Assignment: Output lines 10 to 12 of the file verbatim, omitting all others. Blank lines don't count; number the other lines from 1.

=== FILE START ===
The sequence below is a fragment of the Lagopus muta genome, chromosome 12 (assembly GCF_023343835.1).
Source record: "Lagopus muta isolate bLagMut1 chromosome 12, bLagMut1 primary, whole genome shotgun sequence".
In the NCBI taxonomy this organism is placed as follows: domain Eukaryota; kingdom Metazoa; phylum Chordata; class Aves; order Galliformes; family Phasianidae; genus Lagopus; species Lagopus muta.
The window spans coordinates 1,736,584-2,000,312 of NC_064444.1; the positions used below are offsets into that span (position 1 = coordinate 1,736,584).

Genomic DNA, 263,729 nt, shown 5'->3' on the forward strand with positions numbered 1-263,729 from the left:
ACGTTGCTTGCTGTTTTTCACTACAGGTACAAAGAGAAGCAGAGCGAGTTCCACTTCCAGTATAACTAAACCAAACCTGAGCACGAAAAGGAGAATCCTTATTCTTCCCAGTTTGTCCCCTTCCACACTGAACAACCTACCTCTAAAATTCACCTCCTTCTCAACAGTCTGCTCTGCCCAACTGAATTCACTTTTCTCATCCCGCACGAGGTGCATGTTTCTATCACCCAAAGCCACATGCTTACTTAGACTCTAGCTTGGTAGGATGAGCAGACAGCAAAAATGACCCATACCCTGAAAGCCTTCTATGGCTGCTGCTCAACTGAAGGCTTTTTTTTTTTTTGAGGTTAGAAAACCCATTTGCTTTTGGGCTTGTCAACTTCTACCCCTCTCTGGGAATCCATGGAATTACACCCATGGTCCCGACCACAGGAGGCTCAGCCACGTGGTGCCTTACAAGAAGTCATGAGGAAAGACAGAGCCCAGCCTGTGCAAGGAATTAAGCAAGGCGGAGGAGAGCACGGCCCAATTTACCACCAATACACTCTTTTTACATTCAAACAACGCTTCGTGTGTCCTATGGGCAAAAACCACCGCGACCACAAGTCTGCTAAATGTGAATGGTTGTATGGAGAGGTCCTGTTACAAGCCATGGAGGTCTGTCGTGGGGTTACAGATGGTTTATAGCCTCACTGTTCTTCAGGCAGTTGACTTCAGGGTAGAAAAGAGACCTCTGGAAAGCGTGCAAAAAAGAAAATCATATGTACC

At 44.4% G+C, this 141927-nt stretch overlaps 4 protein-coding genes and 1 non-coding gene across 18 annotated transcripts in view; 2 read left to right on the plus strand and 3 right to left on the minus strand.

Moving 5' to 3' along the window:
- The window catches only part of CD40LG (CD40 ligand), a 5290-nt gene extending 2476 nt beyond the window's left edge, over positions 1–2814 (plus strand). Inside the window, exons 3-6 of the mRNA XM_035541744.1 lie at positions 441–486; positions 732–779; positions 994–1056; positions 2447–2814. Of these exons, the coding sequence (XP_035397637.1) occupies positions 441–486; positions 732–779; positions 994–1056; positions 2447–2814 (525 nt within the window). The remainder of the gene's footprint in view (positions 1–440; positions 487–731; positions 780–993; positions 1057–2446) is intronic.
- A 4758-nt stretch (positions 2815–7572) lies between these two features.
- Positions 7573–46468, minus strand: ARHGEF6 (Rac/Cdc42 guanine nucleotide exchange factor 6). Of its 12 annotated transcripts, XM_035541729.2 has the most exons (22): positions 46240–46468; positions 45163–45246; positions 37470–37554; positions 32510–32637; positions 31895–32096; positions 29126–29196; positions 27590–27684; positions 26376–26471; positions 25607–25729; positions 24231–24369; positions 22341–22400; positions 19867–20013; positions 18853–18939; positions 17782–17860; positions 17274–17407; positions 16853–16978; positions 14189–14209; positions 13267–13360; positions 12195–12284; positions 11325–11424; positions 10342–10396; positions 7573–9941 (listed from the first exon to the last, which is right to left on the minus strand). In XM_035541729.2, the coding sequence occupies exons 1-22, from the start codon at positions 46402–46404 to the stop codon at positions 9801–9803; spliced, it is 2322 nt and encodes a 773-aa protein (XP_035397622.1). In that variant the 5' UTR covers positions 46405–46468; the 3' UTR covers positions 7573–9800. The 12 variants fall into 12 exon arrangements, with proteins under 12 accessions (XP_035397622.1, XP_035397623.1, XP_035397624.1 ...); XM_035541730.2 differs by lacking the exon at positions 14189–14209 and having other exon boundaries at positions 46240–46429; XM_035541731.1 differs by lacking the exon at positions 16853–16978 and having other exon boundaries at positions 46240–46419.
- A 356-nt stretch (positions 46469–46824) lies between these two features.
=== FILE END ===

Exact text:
- A 4758-nt stretch (positions 2815–7572) lies between these two features.
- Positions 7573–46468, minus strand: ARHGEF6 (Rac/Cdc42 guanine nucleotide exchange factor 6). Of its 12 annotated transcripts, XM_035541729.2 has the most exons (22): positions 46240–46468; positions 45163–45246; positions 37470–37554; positions 32510–32637; positions 31895–32096; positions 29126–29196; positions 27590–27684; positions 26376–26471; positions 25607–25729; positions 24231–24369; positions 22341–22400; positions 19867–20013; positions 18853–18939; positions 17782–17860; positions 17274–17407; positions 16853–16978; positions 14189–14209; positions 13267–13360; positions 12195–12284; positions 11325–11424; positions 10342–10396; positions 7573–9941 (listed from the first exon to the last, which is right to left on the minus strand). In XM_035541729.2, the coding sequence occupies exons 1-22, from the start codon at positions 46402–46404 to the stop codon at positions 9801–9803; spliced, it is 2322 nt and encodes a 773-aa protein (XP_035397622.1). In that variant the 5' UTR covers positions 46405–46468; the 3' UTR covers positions 7573–9800. The 12 variants fall into 12 exon arrangements, with proteins under 12 accessions (XP_035397622.1, XP_035397623.1, XP_035397624.1 ...); XM_035541730.2 differs by lacking the exon at positions 14189–14209 and having other exon boundaries at positions 46240–46429; XM_035541731.1 differs by lacking the exon at positions 16853–16978 and having other exon boundaries at positions 46240–46419.
- A 356-nt stretch (positions 46469–46824) lies between these two features.